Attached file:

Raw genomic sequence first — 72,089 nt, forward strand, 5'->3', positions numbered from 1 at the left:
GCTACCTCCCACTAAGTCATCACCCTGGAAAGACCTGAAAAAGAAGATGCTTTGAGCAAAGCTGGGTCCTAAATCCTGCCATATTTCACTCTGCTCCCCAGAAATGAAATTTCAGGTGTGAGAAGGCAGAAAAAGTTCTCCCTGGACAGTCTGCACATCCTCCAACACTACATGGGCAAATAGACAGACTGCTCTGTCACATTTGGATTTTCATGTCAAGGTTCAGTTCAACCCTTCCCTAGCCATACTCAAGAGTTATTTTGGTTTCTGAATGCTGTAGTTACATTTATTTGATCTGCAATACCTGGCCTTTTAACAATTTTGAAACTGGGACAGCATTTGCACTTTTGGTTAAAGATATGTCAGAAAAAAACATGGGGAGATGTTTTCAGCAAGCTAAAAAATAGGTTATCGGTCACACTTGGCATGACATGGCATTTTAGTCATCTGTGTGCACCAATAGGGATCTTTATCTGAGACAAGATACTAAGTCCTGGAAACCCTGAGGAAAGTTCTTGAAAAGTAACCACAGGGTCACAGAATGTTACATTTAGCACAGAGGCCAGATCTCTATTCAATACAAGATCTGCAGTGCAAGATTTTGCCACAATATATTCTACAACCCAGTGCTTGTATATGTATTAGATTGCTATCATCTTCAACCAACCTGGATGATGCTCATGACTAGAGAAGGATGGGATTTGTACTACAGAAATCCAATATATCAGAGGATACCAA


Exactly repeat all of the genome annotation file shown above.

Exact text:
Raw genomic sequence first — 72,089 nt, forward strand, 5'->3', positions numbered from 1 at the left:
GCTACCTCCCACTAAGTCATCACCCTGGAAAGACCTGAAAAAGAAGATGCTTTGAGCAAAGCTGGGTCCTAAATCCTGCCATATTTCACTCTGCTCCCCAGAAATGAAATTTCAGGTGTGAGAAGGCAGAAAAAGTTCTCCCTGGACAGTCTGCACATCCTCCAACACTACATGGGCAAATAGACAGACTGCTCTGTCACATTTGGATTTTCATGTCAAGGTTCAGTTCAACCCTTCCCTAGCCATACTCAAGAGTTATTTTGGTTTCTGAATGCTGTAGTTACATTTATTTGATCTGCAATACCTGGCCTTTTAACAATTTTGAAACTGGGACAGCATTTGCACTTTTGGTTAAAGATATGTCAGAAAAAAACATGGGGAGATGTTTTCAGCAAGCTAAAAAATAGGTTATCGGTCACACTTGGCATGACATGGCATTTTAGTCATCTGTGTGCACCAATAGGGATCTTTATCTGAGACAAGATACTAAGTCCTGGAAACCCTGAGGAAAGTTCTTGAAAAGTAACCACAGGGTCACAGAATGTTACATTTAGCACAGAGGCCAGATCTCTATTCAATACAAGATCTGCAGTGCAAGATTTTGCCACAATATATTCTACAACCCAGTGCTTGTATATGTATTAGATTGCTATCATCTTCAACCAACCTGGATGATGCTCATGACTAGAGAAGGATGGGATTTGTACTACAGAAATCCAATATATCAGAGGATACCAA